For Buckeye Nation, National Title Would Mean Plenty

Journalist and commentator Bob Greene discusses what a win for the Ohio State football team would mean for folks who have ties to the Buckeye state.

Copyright © 2007 NPR. For personal, noncommercial use only. See Terms of Use. For other uses, prior permission required.


If you follow college football, you know there's a big game tonight in Glendale, Arizona. It's between the Florida State Gators and the Ohio State Buckeyes. The winner claims the title BCS Champion.

Commentator and journalist Bob Greene is from Ohio, guess whose side he's on. He says that a win for the Ohio State football team would mean quite a bit for the people in the Buckeye state.

BOB GREENE: If a college sports program is very lucky, it has a legendary football coach associated with its history, Notre Dame, now and forever, has Knute Rockne. Alabama always has Bear Bryant. Texas, Darryl Royal.

But tonight, should Ohio State defeat Florida in the national championship game, something remarkable will happen. Ohio State will become that rare university whose football team will be always be synonymous with two men, Woody Hayes, Jim Tressel.

Woody - burly, volatile, quick to ignite - was the coach it was assumed whose name would in perpetuity define Ohio State football. Fired after slugging a Clemson player during the 1978 Gator Bowl, Hayes became almost a mythical figure in Columbus after he was let go. By the time he died in 1987, he may have been the most beloved man in Ohio.

Jim Tressel, the current Ohio State coach, would seem to be Woody Hayes' mirror opposite. Purposefully bland where Hayes was uncontrollably fiery, sweater-vest and tie where Hayes was baseball cap and shapeless short-sleeved shirt, they would appear to have been born in separate solar systems. What they have in common, what makes Ohio-born Jim Tressel and Ohio-born Woody Hayes all but brothers, is something unusual in big time sports today.

It's a sense of place, of not wanting to be anywhere else but where you are right now. If you grew up in central Ohio - and I did - you understood that we were considered flyover people. The opinion makers on both coasts saw us only from six miles in the air. That's why we adored Woody. He could have gone anywhere. He could have coached anywhere. He could have traded up. But when you're where you belong, the grass is never greener.

Even after he was fired he stayed right in Columbus, held his head high, kept the same listed home telephone number he'd always had. Woody once told me that when he was a boy, Cy Young, perhaps the greatest baseball pitcher ever, lived in retirement in the same community. Woody said, did Cy Young go to New York or Hollywood? He could have, you know. But the thing that made him great was that he knew where he belonged. He was just Cy Young, Woody said, the farmer boy from Ohio and people knew that he wasn't trying to be something he wasn't.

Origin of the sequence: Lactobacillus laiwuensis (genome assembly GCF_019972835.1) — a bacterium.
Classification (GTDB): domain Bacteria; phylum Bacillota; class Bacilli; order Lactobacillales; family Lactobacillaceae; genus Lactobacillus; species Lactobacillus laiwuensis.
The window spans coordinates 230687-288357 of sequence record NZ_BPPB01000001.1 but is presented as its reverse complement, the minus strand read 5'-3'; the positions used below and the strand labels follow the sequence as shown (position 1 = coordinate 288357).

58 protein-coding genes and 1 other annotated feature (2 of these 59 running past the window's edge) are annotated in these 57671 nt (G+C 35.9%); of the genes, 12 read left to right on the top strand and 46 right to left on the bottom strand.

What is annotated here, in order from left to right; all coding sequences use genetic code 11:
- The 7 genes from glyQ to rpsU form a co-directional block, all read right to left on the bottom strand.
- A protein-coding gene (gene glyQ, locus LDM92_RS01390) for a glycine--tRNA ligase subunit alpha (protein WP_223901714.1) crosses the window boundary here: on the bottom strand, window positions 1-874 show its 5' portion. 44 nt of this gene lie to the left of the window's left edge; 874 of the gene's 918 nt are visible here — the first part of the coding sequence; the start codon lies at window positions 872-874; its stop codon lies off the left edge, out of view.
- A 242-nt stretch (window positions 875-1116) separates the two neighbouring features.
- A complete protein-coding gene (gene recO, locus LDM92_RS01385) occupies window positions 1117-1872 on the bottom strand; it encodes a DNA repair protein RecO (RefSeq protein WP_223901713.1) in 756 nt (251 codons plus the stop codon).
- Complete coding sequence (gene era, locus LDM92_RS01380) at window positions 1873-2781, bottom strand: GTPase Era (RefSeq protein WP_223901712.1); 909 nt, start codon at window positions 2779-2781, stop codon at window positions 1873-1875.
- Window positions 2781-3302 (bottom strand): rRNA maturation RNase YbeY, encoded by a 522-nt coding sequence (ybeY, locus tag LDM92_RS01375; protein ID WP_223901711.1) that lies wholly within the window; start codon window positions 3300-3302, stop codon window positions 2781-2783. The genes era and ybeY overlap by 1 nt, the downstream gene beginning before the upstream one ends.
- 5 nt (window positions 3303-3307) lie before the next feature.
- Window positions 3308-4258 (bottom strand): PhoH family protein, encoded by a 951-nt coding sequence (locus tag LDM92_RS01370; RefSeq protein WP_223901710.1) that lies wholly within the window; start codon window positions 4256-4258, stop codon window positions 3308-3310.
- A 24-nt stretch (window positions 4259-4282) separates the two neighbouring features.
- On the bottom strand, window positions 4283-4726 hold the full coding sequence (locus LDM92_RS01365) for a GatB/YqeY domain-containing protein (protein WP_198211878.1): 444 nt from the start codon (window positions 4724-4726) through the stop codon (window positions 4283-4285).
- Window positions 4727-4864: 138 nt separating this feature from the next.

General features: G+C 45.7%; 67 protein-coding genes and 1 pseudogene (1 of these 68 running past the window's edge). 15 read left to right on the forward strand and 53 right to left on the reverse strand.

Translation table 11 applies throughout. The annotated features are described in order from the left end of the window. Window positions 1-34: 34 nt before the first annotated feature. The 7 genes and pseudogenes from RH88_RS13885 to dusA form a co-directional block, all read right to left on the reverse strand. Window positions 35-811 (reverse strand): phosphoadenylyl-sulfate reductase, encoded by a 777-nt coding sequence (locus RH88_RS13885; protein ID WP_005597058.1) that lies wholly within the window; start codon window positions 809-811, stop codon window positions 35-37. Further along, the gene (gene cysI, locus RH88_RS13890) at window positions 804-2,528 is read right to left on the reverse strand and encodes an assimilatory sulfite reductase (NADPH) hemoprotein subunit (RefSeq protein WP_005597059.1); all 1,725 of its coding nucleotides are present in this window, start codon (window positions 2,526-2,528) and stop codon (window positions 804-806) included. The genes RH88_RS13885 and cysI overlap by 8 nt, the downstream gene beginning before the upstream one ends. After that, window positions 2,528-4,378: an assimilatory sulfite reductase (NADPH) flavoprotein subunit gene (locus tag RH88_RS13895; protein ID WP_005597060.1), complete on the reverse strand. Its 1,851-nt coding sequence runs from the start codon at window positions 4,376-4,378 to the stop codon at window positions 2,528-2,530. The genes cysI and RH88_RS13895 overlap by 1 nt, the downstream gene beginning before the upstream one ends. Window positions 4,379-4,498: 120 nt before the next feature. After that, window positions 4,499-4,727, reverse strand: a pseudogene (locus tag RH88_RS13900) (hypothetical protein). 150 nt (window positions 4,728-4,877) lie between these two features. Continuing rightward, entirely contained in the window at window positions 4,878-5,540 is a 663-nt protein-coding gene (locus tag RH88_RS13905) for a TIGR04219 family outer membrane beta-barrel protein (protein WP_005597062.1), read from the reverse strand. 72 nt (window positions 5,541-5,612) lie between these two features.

People sensed that about Woody, too. And they sense about Jim Tressel. They just know in Ohio that he's not looking over their shoulders, searching in the distance for something better. There can be a value beyond measure in not being itinerant.

And if Jim Tressel's Buckeyes defeat Florida tonight, giving Ohio State its second National Championship in this young century, Tressel and Woody will be a matched pair as long as football games are played in Ohio Stadium. And if by chance Tressel should lose tonight, well, all similarities aside, you can bet that he'll take it somewhat more calmly than Woody would have.

(Soundbite of music)

NORRIS: Bob Greene is the author of “And You Know You Should Be Glad: A True Story of Lifelong Friendship” He lives in Chicago.

(Soundbite of music)

SIEGEL: New inductees to the Rock and Roll Hall of Fame and notes from the underground art scene in Beijing. That's ahead on ALL THINGS CONSIDERED.

Copyright © 2007 NPR. All rights reserved. No quotes from the materials contained herein may be used in any media without attribution to NPR. This transcript is provided for personal, noncommercial use only, pursuant to our Terms of Use. Any other use requires NPR's prior permission. Visit our permissions page for further information.

NPR transcripts are created on a rush deadline by a contractor for NPR, and accuracy and availability may vary. This text may not be in its final form and may be updated or revised in the future. Please be aware that the authoritative record of NPR's programming is the audio.



Please keep your community civil. All comments must follow the Community rules and terms of use, and will be moderated prior to posting. NPR reserves the right to use the comments we receive, in whole or in part, and to use the commenter's name and location, in any medium. See also the Terms of Use, Privacy Policy and Community FAQ.